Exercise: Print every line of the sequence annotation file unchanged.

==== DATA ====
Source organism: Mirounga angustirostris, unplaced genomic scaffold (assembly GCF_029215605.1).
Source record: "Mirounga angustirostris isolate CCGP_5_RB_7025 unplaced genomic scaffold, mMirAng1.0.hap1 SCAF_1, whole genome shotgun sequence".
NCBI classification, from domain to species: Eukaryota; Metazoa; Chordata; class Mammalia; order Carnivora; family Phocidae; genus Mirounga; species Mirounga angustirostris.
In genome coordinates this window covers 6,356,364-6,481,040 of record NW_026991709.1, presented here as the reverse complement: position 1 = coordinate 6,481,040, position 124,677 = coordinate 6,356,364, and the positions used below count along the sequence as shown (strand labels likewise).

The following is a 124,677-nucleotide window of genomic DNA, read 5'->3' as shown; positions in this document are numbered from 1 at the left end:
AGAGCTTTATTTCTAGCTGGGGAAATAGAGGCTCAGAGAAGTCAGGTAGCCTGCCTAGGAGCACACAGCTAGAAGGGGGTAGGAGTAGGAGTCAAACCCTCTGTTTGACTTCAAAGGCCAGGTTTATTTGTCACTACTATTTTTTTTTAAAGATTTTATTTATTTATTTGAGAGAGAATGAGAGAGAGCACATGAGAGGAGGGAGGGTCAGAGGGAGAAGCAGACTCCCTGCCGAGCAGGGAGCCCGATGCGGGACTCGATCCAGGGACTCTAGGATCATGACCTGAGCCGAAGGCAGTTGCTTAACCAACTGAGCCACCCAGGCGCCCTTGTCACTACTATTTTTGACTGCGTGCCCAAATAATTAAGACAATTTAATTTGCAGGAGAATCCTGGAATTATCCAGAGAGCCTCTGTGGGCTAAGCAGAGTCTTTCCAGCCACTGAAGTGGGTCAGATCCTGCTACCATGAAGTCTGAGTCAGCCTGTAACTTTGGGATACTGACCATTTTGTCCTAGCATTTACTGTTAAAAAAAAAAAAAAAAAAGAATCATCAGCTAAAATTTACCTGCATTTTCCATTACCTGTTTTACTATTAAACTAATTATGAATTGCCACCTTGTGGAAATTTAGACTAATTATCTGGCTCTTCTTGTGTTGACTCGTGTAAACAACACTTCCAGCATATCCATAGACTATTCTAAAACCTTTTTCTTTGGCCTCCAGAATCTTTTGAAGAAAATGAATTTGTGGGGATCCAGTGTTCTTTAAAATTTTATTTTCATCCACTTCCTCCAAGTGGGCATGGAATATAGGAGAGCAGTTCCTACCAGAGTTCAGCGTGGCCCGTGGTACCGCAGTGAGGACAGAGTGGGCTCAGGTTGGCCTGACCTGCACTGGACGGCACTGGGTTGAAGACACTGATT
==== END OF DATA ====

Source organism: Mirounga angustirostris, unplaced genomic scaffold (assembly GCF_029215605.1).
Source record: "Mirounga angustirostris isolate CCGP_5_RB_7025 unplaced genomic scaffold, mMirAng1.0.hap1 SCAF_1, whole genome shotgun sequence".
NCBI classification, from domain to species: Eukaryota; Metazoa; Chordata; class Mammalia; order Carnivora; family Phocidae; genus Mirounga; species Mirounga angustirostris.
In genome coordinates this window covers 6,356,364-6,481,040 of record NW_026991709.1, presented here as the reverse complement: position 1 = coordinate 6,481,040, position 124,677 = coordinate 6,356,364, and the positions used below count along the sequence as shown (strand labels likewise).

The following is a 124,677-nucleotide window of genomic DNA, read 5'->3' as shown; positions in this document are numbered from 1 at the left end:
AGAGCTTTATTTCTAGCTGGGGAAATAGAGGCTCAGAGAAGTCAGGTAGCCTGCCTAGGAGCACACAGCTAGAAGGGGGTAGGAGTAGGAGTCAAACCCTCTGTTTGACTTCAAAGGCCAGGTTTATTTGTCACTACTATTTTTTTTTAAAGATTTTATTTATTTATTTGAGAGAGAATGAGAGAGAGCACATGAGAGGAGGGAGGGTCAGAGGGAGAAGCAGACTCCCTGCCGAGCAGGGAGCCCGATGCGGGACTCGATCCAGGGACTCTAGGATCATGACCTGAGCCGAAGGCAGTTGCTTAACCAACTGAGCCACCCAGGCGCCCTTGTCACTACTATTTTTGACTGCGTGCCCAAATAATTAAGACAATTTAATTTGCAGGAGAATCCTGGAATTATCCAGAGAGCCTCTGTGGGCTAAGCAGAGTCTTTCCAGCCACTGAAGTGGGTCAGATCCTGCTACCATGAAGTCTGAGTCAGCCTGTAACTTTGGGATACTGACCATTTTGTCCTAGCATTTACTGTTAAAAAAAAAAAAAAAAAAGAATCATCAGCTAAAATTTACCTGCATTTTCCATTACCTGTTTTACTATTAAACTAATTATGAATTGCCACCTTGTGGAAATTTAGACTAATTATCTGGCTCTTCTTGTGTTGACTCGTGTAAACAACACTTCCAGCATATCCATAGACTATTCTAAAACCTTTTTCTTTGGCCTCCAGAATCTTTTGAAGAAAATGAATTTGTGGGGATCCAGTGTTCTTTAAAATTTTATTTTCATCCACTTCCTCCAAGTGGGCATGGAATATAGGAGAGCAGTTCCTACCAGAGTTCAGCGTGGCCCGTGGTACCGCAGTGAGGACAGAGTGGGCTCAGGTTGGCCTGACCTGCACTGGACGGCACTGGGTTGAAGACACTGATT